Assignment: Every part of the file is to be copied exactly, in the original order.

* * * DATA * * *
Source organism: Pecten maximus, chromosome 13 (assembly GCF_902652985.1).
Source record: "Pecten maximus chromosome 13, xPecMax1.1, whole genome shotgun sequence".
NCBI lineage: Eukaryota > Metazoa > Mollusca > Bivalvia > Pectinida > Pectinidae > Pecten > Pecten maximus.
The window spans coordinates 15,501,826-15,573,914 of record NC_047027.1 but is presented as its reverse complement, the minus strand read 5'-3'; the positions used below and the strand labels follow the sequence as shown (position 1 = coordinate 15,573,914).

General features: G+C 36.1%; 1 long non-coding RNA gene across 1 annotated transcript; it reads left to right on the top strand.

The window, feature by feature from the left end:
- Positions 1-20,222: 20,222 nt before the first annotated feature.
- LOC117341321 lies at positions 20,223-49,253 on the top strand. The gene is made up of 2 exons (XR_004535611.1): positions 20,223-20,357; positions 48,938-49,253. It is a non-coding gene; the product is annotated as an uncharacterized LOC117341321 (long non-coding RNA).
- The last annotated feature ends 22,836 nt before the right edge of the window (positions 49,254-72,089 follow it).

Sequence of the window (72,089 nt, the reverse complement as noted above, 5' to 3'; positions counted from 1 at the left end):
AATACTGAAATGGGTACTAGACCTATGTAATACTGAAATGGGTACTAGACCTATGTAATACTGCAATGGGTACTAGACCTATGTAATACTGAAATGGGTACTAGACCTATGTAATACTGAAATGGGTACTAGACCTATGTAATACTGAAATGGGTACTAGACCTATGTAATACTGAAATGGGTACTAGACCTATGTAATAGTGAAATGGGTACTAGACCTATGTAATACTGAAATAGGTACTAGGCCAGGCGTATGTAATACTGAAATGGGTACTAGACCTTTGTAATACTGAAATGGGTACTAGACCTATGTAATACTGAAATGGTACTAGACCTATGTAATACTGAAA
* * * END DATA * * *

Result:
Source organism: Pecten maximus, chromosome 13 (assembly GCF_902652985.1).
Source record: "Pecten maximus chromosome 13, xPecMax1.1, whole genome shotgun sequence".
NCBI lineage: Eukaryota > Metazoa > Mollusca > Bivalvia > Pectinida > Pectinidae > Pecten > Pecten maximus.
The window spans coordinates 15,501,826-15,573,914 of record NC_047027.1 but is presented as its reverse complement, the minus strand read 5'-3'; the positions used below and the strand labels follow the sequence as shown (position 1 = coordinate 15,573,914).

General features: G+C 36.1%; 1 long non-coding RNA gene across 1 annotated transcript; it reads left to right on the top strand.

The window, feature by feature from the left end:
- Positions 1-20,222: 20,222 nt before the first annotated feature.
- LOC117341321 lies at positions 20,223-49,253 on the top strand. The gene is made up of 2 exons (XR_004535611.1): positions 20,223-20,357; positions 48,938-49,253. It is a non-coding gene; the product is annotated as an uncharacterized LOC117341321 (long non-coding RNA).
- The last annotated feature ends 22,836 nt before the right edge of the window (positions 49,254-72,089 follow it).

Sequence of the window (72,089 nt, the reverse complement as noted above, 5' to 3'; positions counted from 1 at the left end):
AATACTGAAATGGGTACTAGACCTATGTAATACTGAAATGGGTACTAGACCTATGTAATACTGCAATGGGTACTAGACCTATGTAATACTGAAATGGGTACTAGACCTATGTAATACTGAAATGGGTACTAGACCTATGTAATACTGAAATGGGTACTAGACCTATGTAATACTGAAATGGGTACTAGACCTATGTAATAGTGAAATGGGTACTAGACCTATGTAATACTGAAATAGGTACTAGGCCAGGCGTATGTAATACTGAAATGGGTACTAGACCTTTGTAATACTGAAATGGGTACTAGACCTATGTAATACTGAAATGGTACTAGACCTATGTAATACTGAAA